I think maybe in your head you're thinking there is only one right way to go about this. Along with a few basis tips on hand position and damping, the right way is to just do whatever you want to do. Just keep playing.


    Feb 11, 2005
    Tb's own David Overthrows complete bass method,30 day workout,used(lowest prices on amazon)

    Tb's own Todd Johnson walking bassline /technic dvd/book sets

    jim stinnets 12keys for bass,reading bass 1/2

    music books from your favorite artists

    learn then forget and just play!!!
  12. mac94


    Jun 7, 2009
    Burlington, VT

    This is a cool site. Tabs and you can play along. You can even slow it down. Turn the metronome on and have a blast.

    No woman no cry is a good easy one...
  13. sackvegas


    Dec 1, 2006
    Yeah I know, it just gets REALLY frustrating sometimes because there is sooo much information out there.

    The more I read, the more it feels like no one knows how to teach, I've been looking for years for a comprehensive practice routine and I have never found anything even remotely useful. At least for me anyway, I'm starting to think I'm a little slow, haha
  14. JeffBerlin

    JeffBerlin Guest

    Jan 10, 2009
    Don't use a metronome and don't practice scales! Separate art from academics because they do not relate.

    The problem with people suggesting using metronomes is that they forget that academics is different than art and it requires another approach, an out of time approach. The objective here is to learn, not to perform, so never use a click when you are reading or learning new music. A click never allows you the time to learn.

    Further, don't practice scales. They are THE bass cliche, the only element related to academic study that most teachers who do not know how to teach very well will give to their students. Scales actually don't represent tonality in specific ways. They are vague, they imply several different harmonic possibilities. They are bad practice methods.

    Try chord tones, reading trombome music, and most importantly, find a teacher who can show you what to do. New players, or those with basic skills aren't qualified to teach themselves because they don't know their topic very well, that of music and what to work on. But, a great teacher will be responsible for what you should be working on, so make sure that your teacher is a really good one. He/she will be the one who doesn't ask you what you want to work on.
  15. AMp'D.2play


    Feb 12, 2010
    There's a wealth of info here on TB about how/what to practice. I found that just reading a lot of the threads generated more questions, which were answered by more searches!

    Floating thumb technique? Ended up finding Todd Johnson's YouTube video. Scales? Malcolm Amos had a lot of helpful posts.

    I started out focusing on StudyBass. I've since picked up the Hal Leonard Bass Method Complete Edition (by Ed Friedland). This seems to "click" better with me, but I still reference StudyBass as well.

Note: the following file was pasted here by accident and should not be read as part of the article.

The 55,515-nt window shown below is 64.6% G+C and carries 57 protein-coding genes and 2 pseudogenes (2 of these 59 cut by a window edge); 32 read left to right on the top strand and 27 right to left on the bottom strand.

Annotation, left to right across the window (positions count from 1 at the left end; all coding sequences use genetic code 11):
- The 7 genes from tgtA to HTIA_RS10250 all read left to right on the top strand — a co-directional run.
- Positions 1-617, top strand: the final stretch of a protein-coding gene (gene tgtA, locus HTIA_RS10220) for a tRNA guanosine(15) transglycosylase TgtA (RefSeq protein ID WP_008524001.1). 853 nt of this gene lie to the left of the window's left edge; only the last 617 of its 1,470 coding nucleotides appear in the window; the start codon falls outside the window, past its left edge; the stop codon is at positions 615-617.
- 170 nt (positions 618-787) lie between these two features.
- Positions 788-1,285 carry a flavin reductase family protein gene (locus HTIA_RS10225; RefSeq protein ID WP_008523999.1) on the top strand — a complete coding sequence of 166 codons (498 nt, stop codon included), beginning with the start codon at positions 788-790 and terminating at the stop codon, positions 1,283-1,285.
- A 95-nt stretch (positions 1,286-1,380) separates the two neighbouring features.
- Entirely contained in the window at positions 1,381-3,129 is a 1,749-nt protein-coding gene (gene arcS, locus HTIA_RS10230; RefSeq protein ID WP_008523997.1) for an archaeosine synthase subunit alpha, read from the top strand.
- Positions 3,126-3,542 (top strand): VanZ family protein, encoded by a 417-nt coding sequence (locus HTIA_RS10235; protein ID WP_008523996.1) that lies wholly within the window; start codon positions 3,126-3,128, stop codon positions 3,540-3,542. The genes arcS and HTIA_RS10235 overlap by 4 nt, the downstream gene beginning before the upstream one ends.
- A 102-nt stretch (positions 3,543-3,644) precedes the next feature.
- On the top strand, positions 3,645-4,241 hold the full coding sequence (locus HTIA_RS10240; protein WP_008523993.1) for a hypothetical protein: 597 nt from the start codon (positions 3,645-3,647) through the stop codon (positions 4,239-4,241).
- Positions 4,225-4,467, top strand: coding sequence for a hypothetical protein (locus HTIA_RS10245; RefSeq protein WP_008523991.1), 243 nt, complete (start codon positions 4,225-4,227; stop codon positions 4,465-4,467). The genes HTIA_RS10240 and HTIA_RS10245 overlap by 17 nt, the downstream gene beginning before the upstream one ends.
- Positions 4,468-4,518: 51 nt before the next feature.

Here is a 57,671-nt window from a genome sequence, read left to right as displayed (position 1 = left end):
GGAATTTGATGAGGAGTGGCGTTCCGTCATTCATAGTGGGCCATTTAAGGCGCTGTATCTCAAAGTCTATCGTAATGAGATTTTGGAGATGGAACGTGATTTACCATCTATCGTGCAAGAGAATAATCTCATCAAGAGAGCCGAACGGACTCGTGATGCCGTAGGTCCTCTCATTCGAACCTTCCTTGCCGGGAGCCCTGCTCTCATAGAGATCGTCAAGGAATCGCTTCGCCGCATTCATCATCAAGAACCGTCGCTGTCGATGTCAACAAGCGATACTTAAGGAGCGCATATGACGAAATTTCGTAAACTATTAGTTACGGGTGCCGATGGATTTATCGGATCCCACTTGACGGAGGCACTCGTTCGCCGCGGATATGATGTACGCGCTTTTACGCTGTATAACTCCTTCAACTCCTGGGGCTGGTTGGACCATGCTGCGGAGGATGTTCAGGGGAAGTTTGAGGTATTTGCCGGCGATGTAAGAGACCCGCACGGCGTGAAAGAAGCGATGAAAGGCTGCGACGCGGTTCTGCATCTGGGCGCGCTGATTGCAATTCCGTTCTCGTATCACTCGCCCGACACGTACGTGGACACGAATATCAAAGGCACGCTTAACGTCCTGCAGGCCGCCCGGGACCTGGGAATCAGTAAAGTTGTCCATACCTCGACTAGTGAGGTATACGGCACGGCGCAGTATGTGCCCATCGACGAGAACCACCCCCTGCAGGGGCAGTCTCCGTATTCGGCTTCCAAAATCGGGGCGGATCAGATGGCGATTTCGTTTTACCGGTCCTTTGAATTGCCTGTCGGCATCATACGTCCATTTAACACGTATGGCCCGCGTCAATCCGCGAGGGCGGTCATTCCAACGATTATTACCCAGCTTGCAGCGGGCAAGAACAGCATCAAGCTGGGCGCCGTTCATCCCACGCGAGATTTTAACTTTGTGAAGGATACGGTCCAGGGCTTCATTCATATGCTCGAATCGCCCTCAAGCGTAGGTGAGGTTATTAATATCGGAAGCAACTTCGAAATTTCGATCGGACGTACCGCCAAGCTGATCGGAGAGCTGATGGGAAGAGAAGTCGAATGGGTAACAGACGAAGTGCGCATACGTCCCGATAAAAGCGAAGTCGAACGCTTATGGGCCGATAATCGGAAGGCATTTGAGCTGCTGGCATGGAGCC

I want to know how to read music, learn theory, etc. I liken my journey to the first Karate Kid movie. Wax on, wax off! No shortcuts. Initially, new stuff gets repetitive, but then things start to fall into place. On weekdays I'll shoot for ~ 45 minutes of solid practice on technique/fundamentals, and then maybe 15-20 minutes of jamming to some songs. Longer sessions, or split sessions, on weekends.

    Oh, and I'm in the process of looking for a good instructor as well.
  16. JeffBerlin

    JeffBerlin Guest

    Jan 10, 2009
    If certain harmonic non-negociable principles are the central element of what you are practicing, then you cannot go wrong. It is impossible to mess up if you practice chord-type exercises, pure interpretations of Maj, Min, and Dom and its derivations. But, if you seek out stereotypes of learning, anything whatsoever with tab in it, tapping, slapping, string crossing, practically anything with the world "technique" connected with it, you aren't going to improve like you think.
  17. Ed Fuqua

    Ed Fuqua

    Dec 13, 1999
    Columbia SC
    Chuck Sher publishes my book, WALKING BASSICS:The Fundamentals of Jazz Bass Playing.
    That's only if you are practicing scales as an exercise in vocabulary; scalework is about finding obstacles and solutions to obstacles in position shifts, fingering, right hand approach etc.
  18. JeffBerlin

    JeffBerlin Guest

    Jan 10, 2009
    Half the guys here can't read two bars of music and barely function outside of major 7. I'd wait a little bit before suggesting obstacles and solutions and positional shifts and just have the guys be guided toward simpler, more perfect points of learning.

    Ciao for niao to All. Have a great weekend!
  19. Ed Fuqua

    Ed Fuqua

    Dec 13, 1999
    Columbia SC
    Chuck Sher publishes my book, WALKING BASSICS:The Fundamentals of Jazz Bass Playing.
    Well, we're back to the hammer again.

    Remember guys, don't use hammers. Hammers are a useless tool.
  20. SteveC

    SteveC Moderator Staff Member

    Nov 12, 2004
    NE ND
    Teacher/student is a complex relationship. The first one may not work. You should keep trying. Sounds like you have plenty to learn.